Up To a Point: Binge Watching Putin's Propaganda Network
I’m glad to have the Russians back as enemies. No one else will really do as America’s geo-political opponent.
Fighting Islamic extremists is like battling self-destructive, insane, violent homeless people. It’s all well and good to snap them with drones, crackle them with airstrikes, and pop them into Gitmo. But it’s a little disheartening to know that, if we leave them alone, they’ll all eventually kill each other anyway. The last lunatic standing will light off his suicide vest to canoodle with 72 virgins in paradise.
And the Chinese are too smart. We could, I guess, give them an air power wedgie or stuff them into the locker of a naval engagement. But they’d get out and ace the calculus exam, wreck the curve, and we’d get a D.
The Russians are perfect foes, the inspiration for 1960s professional wrestling heels Ivan “The Russian Bear” Koloff and Krusher Khruschev.
The Russians are powerful enough to be worthy adversaries but clueless enough not to realize that during a tag team match against Dusty Rhodes and Bruno Sammartino, the crowd is going to alert Bruno that Ivan, swinging a folding chair, is sneaking up behind Dusty who’s about to pin Krusher.
Therefore—with the viewer enthusiasm that 50 years ago I reserved for professional wrestling —- I turned on RT to watch enemy television.
They aren’t making enemies the way they used to. If you’re seeking the evil beguilements of Tokyo Rose or the plumy comic bluster of Lord Haw-Haw, not to mention bogus anti-American flying drop kick dramatics, seek elsewhere.
RT is a cable news channel. Cable news channels are boring. After twenty minutes or so, when you’ve been through the news cycle, you’re bored.
The Russians studied cable news channels with expert Russian logic.
Major Premise: CNN is successful cable news channel.
Minor Premise: CNN is boring.
Conclusion: Successful cable news channel is boring.
“This we can do better,” the Russians said. Then they set about the task with the same grim Russian determination that got Laika, the Soviet first dog in space, incinerated on reentry. RT will bore you in two minutes.
Last week’s RT news cycle consisted almost entirely of Ukrainian perfidy and EU sanctions against Russia. The newscasters went back and forth between these stories with a breathless urgency as if Princess Di’s car crash and JFK Jr.’s plane crash had happened on the same day.
And there was a crash involved—in Ukrainian perfidy and EU sanctions both. The downing of Malaysian Airlines Flight MA-17 remains a dark mystery with evidence of an anti-Russian cabal to nobody on earth but RT.
“We are set to show you how any story can be another story altogether… We’re here to bring you another story,” says an RT promo. Which would be a funny description of a news channel except RT has so little sense humor that it produced a comic documentary called “Crimea for Dummies.” Some LA film school grad, a sort of Sasha Baron Cohen with possible head injury issues, goes to the newest member of the Russian Federation and hilariously discovers he can buy a shashlyk kebab at a kiosk in Sevastopol as usual and that nothing much else seems to be going on.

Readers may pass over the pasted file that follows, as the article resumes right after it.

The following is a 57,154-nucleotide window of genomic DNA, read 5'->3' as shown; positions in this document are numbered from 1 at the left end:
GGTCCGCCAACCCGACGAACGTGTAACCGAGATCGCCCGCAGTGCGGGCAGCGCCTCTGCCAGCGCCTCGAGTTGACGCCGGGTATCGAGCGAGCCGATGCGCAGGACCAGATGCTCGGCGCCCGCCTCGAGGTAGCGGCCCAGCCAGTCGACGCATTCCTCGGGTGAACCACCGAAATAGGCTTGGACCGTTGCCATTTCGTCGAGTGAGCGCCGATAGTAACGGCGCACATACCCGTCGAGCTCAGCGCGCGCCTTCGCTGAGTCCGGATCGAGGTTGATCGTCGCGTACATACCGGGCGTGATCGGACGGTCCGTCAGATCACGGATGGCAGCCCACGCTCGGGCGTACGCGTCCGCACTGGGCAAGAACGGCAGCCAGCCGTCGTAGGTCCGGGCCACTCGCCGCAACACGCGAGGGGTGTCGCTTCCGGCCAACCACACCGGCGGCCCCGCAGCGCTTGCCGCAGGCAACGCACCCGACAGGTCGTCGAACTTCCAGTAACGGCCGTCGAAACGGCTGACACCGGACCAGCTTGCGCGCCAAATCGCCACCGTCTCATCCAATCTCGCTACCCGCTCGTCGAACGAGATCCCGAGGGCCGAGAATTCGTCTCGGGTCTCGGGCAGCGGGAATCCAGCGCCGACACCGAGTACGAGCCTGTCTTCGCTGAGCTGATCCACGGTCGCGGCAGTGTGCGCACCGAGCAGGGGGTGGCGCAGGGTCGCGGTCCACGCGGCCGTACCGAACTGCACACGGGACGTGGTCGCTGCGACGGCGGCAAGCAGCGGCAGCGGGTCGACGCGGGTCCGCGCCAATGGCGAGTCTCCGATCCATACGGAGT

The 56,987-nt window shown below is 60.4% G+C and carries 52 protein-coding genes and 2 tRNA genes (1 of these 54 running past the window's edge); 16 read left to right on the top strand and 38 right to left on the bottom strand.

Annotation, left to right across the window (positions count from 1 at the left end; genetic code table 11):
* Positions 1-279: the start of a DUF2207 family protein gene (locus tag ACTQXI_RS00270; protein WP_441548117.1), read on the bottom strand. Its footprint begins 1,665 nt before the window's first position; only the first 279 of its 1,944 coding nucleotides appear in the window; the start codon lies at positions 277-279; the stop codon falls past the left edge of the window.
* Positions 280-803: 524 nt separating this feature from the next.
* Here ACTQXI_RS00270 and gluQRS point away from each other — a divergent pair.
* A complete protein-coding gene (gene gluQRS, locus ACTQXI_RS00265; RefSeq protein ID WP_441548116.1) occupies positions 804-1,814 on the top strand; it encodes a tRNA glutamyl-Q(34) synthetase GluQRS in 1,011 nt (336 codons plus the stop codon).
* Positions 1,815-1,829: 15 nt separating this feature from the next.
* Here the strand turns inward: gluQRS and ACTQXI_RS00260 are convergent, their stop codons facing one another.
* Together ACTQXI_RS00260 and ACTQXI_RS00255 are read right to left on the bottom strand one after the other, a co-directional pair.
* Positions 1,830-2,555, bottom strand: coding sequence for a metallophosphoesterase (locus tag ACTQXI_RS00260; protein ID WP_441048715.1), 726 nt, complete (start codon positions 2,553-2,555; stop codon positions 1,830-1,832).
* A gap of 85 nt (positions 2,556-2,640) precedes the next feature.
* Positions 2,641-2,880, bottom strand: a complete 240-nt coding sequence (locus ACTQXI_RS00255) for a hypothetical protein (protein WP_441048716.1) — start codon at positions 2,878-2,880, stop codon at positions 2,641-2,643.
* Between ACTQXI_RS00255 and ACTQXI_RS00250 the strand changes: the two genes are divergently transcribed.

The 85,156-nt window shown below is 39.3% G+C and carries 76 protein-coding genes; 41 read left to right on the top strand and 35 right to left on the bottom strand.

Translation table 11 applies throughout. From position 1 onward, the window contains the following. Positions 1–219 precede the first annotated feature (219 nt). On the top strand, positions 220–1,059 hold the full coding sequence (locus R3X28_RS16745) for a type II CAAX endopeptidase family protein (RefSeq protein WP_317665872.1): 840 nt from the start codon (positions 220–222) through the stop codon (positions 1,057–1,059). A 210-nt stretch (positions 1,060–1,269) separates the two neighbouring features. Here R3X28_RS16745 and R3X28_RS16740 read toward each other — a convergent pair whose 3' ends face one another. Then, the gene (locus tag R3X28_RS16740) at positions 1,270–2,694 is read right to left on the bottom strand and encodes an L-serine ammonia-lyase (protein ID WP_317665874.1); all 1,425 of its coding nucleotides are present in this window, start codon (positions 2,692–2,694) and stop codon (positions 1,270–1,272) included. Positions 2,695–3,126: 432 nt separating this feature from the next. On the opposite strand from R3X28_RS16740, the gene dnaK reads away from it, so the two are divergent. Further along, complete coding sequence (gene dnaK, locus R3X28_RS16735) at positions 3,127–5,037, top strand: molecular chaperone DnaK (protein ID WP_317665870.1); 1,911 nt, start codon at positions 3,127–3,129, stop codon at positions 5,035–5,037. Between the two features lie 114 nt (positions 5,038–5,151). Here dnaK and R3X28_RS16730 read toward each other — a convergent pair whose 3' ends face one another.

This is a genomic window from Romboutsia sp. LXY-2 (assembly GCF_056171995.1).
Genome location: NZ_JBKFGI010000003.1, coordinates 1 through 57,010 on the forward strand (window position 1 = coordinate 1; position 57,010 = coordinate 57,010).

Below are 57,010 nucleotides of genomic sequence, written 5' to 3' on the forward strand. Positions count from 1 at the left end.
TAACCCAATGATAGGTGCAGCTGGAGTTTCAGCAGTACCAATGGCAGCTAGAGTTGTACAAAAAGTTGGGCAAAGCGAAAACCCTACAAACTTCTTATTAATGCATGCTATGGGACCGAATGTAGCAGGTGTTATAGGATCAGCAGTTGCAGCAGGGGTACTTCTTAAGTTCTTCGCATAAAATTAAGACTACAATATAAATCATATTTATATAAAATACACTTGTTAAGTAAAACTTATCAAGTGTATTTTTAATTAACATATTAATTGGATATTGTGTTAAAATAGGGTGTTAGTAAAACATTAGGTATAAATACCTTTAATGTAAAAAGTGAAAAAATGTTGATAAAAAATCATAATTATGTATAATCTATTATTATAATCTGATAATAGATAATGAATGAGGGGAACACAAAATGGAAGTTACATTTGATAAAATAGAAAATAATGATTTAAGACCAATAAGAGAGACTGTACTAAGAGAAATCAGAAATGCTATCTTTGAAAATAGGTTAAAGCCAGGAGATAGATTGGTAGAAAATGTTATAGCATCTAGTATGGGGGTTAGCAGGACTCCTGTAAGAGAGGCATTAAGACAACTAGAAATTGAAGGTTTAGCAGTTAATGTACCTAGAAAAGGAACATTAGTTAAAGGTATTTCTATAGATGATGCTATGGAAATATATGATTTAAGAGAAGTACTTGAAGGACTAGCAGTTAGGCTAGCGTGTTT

Most of the rest of RT’s programming consists of news clips, feature stories, commentaries, and panel discussions about America’s corrupt capitalism, imperialism, militarism, colonialism, runaway consumerism, and oppressive bourgeois society.
You’d think this would make RT hard to distinguished from MSNBC, but not so. MSNBC details America’s short-comings while offering an “alternative,” which I guess used to be Barack Obama and, when that didn’t work out, became Elizabeth Warren or something.
RT presents a purely Marxist critique. The trouble is, as Nietzsche would have said if he’d lived longer, “Marx is Dead.”
Moscow is the corrupt capitalist capital of the world. Russia is the only major power since WWII to have snatched a chunk of another country’s territory just for kicks. As for militarism, check Russia’s bristle-of-missiles annual Victory Day Parade through Red Square and compare against home video of American Veteran’s Day parades with the Boy Scout band and old fogey vets waving from the back of convertibles lent by local car dealerships.
In the matter of runaway consumerism I was in Moscow’s GUM department store in the late 1980s and was actually trampled by shoppers when a shipment of Bulgarian gym shoes arrived. And oppression? Try running a company that competes with one of Putin’s state enterprises, and see how far that gets you.
So it’s the pot calling the… No, RT doesn’t have a pot to piss in. The sets were stolen from the movie lot where “Anchorman” was filmed and put back together wrong. The cameras are mounted on the backs of Laika’s offspring, which are allowed to wander around the studio without leashes. The control room editor should be tested for meth-amphetamines.